Diane's Tax Tidbits
Mortgage Problems? Read this Tax Tips!
Posted: Mar 4 2012
Mortgage Debt Forgiveness: 10 Key Points
Canceled debt is normally taxable to you, but there are exceptions. One of those exceptions is available to homeowners whose mortgage debt is partly or entirely forgiven during tax years 2007 through 2012.
The IRS would like you to know these 10 facts about Mortgage Debt Forgiveness:
1. Normally, debt forgiveness results in taxable income. However, under the Mortgage Forgiveness Debt Relief Act of 2007, you may be able to exclude up to $2 million of debt forgiven on your principal residence.
2. The limit is $1 million for a married person filing a separate return.
3. You may exclude debt reduced through mortgage restructuring, as well as mortgage debt forgiven in a foreclosure.
4. To qualify, the debt must have been used to buy, build or substantially improve your principal residence and be secured by that residence.
5. Refinanced debt proceeds used for the purpose of substantially improving your principal residence also qualify for the exclusion.
6. Proceeds of refinanced debt used for other purposes – for example, to pay off credit card debt – do not qualify for the exclusion.
7. If you qualify, claim the special exclusion by filling out Form 982, Reduction of Tax Attributes Due to Discharge of Indebtedness, and attach it to your federal income tax return for the tax year in which the qualified debt was forgiven.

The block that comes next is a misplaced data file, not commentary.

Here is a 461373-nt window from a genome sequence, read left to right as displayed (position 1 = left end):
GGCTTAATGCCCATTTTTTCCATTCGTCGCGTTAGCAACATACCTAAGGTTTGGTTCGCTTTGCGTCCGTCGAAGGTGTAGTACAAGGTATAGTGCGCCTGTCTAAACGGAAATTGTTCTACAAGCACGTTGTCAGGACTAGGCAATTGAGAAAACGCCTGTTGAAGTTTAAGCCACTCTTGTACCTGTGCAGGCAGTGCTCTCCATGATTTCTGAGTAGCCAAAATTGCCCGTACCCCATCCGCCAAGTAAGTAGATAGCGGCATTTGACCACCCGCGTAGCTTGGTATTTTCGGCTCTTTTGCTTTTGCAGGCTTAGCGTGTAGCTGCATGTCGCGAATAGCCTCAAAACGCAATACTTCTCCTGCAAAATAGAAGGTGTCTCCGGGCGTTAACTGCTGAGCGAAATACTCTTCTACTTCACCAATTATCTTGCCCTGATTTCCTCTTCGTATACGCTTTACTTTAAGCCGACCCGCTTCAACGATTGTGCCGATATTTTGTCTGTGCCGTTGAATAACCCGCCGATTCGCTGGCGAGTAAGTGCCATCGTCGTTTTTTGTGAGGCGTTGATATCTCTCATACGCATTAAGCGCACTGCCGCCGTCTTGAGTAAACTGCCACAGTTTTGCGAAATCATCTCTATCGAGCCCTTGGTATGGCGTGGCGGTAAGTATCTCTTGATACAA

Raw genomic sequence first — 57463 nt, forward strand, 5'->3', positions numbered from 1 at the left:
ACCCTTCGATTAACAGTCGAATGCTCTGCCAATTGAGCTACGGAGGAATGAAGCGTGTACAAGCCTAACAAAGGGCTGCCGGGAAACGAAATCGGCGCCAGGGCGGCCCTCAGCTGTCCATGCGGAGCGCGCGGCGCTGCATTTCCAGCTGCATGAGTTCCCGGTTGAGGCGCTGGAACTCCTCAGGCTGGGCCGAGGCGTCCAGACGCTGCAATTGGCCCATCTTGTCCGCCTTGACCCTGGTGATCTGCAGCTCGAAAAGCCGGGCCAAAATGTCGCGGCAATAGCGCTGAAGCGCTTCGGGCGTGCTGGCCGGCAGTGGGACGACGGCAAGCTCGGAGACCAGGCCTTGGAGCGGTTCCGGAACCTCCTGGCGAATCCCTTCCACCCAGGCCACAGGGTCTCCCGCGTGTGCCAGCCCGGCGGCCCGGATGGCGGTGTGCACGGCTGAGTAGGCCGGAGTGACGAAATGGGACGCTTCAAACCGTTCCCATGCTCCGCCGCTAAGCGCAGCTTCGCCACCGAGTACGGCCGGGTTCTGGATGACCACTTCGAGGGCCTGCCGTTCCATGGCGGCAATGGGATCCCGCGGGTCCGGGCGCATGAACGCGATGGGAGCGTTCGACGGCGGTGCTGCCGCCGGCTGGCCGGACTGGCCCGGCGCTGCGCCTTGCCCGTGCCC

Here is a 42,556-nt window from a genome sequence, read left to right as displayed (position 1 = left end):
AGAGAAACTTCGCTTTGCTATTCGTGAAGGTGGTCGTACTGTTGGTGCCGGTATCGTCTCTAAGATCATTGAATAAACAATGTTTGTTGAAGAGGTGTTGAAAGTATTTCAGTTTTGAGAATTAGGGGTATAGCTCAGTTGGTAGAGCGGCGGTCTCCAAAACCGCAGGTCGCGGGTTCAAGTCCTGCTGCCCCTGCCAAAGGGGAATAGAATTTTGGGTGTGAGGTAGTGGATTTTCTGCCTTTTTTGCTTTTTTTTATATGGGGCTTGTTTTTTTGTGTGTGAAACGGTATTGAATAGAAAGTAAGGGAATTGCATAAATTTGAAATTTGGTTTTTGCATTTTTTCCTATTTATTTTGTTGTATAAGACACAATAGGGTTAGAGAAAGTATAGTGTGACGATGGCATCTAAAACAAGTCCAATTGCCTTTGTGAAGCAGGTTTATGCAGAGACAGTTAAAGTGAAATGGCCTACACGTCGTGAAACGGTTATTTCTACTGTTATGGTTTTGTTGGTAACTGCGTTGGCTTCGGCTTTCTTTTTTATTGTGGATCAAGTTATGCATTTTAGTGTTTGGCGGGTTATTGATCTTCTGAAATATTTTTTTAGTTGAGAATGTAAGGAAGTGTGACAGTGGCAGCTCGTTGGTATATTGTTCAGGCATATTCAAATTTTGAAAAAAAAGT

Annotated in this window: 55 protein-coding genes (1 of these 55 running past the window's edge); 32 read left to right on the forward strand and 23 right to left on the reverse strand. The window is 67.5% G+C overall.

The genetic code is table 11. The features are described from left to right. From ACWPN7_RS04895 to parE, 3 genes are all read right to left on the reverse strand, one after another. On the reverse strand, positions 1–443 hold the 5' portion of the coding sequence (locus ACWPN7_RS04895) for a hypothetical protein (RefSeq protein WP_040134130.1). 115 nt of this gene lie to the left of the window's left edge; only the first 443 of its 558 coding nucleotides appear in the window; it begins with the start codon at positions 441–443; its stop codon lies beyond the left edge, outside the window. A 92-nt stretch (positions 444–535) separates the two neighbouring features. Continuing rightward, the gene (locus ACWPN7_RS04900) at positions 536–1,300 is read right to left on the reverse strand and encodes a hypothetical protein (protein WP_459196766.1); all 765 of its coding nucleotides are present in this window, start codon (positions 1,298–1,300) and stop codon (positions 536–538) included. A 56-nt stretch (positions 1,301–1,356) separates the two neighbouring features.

8. Debt forgiven on second homes, rental property, business property, credit cards or car loans does not qualify for the tax relief provision. In some cases, however, other tax relief provisions – such as insolvency – may be applicable. IRS Form 982 provides more details about these provisions.
9. If your debt is reduced or eliminated you normally will receive a year-end statement, Form 1099-C, Cancellation of Debt, from your lender. By law, this form must show the amount of debt forgiven and the fair market value of any property foreclosed.
10. Examine the Form 1099-C carefully. Notify the lender immediately if any of the information shown is incorrect. You should pay particular attention to the amount of debt forgiven in Box 2 as well as the value listed for your home in Box 7.
For more information about the Mortgage Forgiveness Debt Relief Act of 2007, visit www.irs.gov. IRS Publication 4681, Canceled Debts, Foreclosures, Repossessions and Abandonments, is also an excellent resource.
You can also use the Interactive Tax Assistant available on the IRS website to determine if your cancelled debt is taxable. The ITA takes you through a series of questions and provides you with responses to tax law questions.
Finally, you may obtain copies of IRS publications and forms either by downloading them from www.irs.gov or by calling 800-TAX-FORM (800-829-3676).
Be Smart! Get Tax Benefits for Education Costs!
Posted: Feb 25 2012
Education Tax Credits Help Pay Higher Education Costs
Two federal tax credits may help you offset the costs of higher education for yourself or your dependents. These are the American Opportunity Credit and the Lifetime Learning Credit.